Melty-licious


Just came back in from a brief foray out into the still-above-freezing world.  Everywhere is the sound of dripping and trickling water–so unlike the frozen stillness of the last couple of weeks.  The snow is soft under my feet, and the sidewalk is clear of its frozen layers of ice and snow.

Today was mellow inside and out–I made a very simple turkey-garlic-barley soup out of the first round of stock and started on the second batch of stock with the remains of the carcass and the chunks of garlic left inside.  I had heard it’s good to add a splash of vinegar to a stock to leach some calcium out of the bones, so I did, along with peppercorns, a handful of dried garlic scapes, some parsley–whatever seemed good.

Made my Penzey’s Spices order from the gift certificate my mom sent right before Thanksgiving, and they “forgave” the $1.12 I went above the $30 value of the gift card.  So, I have some bay leaves and vegetable soup base and Balti curry powder and orange peel to look forward to.

I also ordered my Nikki McClure calendar for 2009–wanted to wait in case my friend who usually gets me one did again this year, but he instead gave me one of his amazing works of resin art–not something you can just hop online and purchase!  So there’s two things coming in the mail sometime in the next couple of weeks.

The Nikki McClure calendars have become a tradition in my house–I now have five, with #6 on its way.  Because they are so wonderful, I keep them all up all year, changing each one at the start of every month.

For a person with no readily-accessible clocks in her house (only on the computer and the phone), I love the monthly cycle of a calendar.  I don’t write on Ms. McClure’s though–I keep a hardware store calendar in the kitchen for dates and appointments.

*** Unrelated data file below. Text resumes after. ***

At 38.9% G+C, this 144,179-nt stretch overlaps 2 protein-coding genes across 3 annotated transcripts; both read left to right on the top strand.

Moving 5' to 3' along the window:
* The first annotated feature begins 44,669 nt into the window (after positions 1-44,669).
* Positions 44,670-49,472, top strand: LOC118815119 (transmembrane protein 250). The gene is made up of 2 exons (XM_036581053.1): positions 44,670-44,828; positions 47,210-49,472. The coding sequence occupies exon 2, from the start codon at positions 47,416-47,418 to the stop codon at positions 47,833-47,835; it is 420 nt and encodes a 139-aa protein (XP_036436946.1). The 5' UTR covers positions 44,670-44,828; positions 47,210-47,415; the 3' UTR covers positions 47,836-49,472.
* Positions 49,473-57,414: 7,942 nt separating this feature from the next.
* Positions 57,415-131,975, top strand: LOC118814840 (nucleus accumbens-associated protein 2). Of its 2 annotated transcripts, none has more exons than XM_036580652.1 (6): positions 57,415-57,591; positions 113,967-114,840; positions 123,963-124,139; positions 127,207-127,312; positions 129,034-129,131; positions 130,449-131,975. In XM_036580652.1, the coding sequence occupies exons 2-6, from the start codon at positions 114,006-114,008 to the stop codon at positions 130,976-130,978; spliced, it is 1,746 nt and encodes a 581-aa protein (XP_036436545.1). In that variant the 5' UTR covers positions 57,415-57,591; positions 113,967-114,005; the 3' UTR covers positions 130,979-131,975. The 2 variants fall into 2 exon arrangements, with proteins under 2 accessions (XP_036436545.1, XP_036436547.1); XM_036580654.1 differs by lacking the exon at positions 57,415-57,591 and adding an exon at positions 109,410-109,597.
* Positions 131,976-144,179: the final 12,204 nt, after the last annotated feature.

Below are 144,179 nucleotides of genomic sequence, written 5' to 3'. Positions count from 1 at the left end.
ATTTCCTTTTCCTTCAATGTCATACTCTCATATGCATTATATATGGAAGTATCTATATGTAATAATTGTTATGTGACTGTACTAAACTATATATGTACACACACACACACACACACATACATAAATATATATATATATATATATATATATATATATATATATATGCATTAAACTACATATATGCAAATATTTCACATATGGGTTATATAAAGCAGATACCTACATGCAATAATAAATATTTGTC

Finally made it back to the gym late this morning for a 2 1/4 mile walk on the treadmill and was glad the scale didn’t seem to notice I’d been playing hooky.  Vega got some play time at the park, and though there weren’t any other dogs there, we hiked through the slushy snow on the wooded trail so she could nose out rabbits.

The Northern flickers must be out judging by the flecks of tree bark scattered on the snow–I haven’t seen them in my yard yet, but they’ll eventually show up to peck the bark off the redbud while searching for insects underneath.  There were fresh deer tracks too, and a couple places where they’d pawed down through the snow looking for something tender and green underneath.

There were a couple open spots on the river–but this time the dog didn’t venture out on the ice.  She did momentarily yesterday morning, but I called her back in a panic after hearing a crunk from the ice underneath her.

Spent some time this afternoon poring through the three seed catalogs I’m planning on ordering from so far–Johnny’s, Territorial, and Pine Tree.  I had made up a list of crops I plan on growing and then painstakingly looked up every one in each of the three to learn their varietal offerings, prices, and pack sizes before settling on what I’m going to order from whom.

On Christmas Eve I was talking to a fellow farmer friend, and she mentioned getting her seed orders together early this year.  She thinks that with the economy in the trenches, a lot more people will be planning to grow-their-own this year, and that could pose some availability problems for those of us who grow for market.  It seemed like a reasonable theory, so I figured I’d get it together early, too.

I’m still jazzed about the idea of a seed swap event and maybe catalog share as well, so I’ll be checking with the garden club and community garden people to see when is a good time.  I tend toward earlier rather than later–as there’s always a number of crops that do well when started in February–leeks and parsley and onions and some perennials.

Besides–gathering together to talk about gardens and seeds is a good way to shrug off the winter blahs and focus on early planting.  I’ve noticed a lot of folks don’t really get their gardens going until June, and I’d like to see more seeds getting in the ground in late March or early April so the local food season can start off abundantly.

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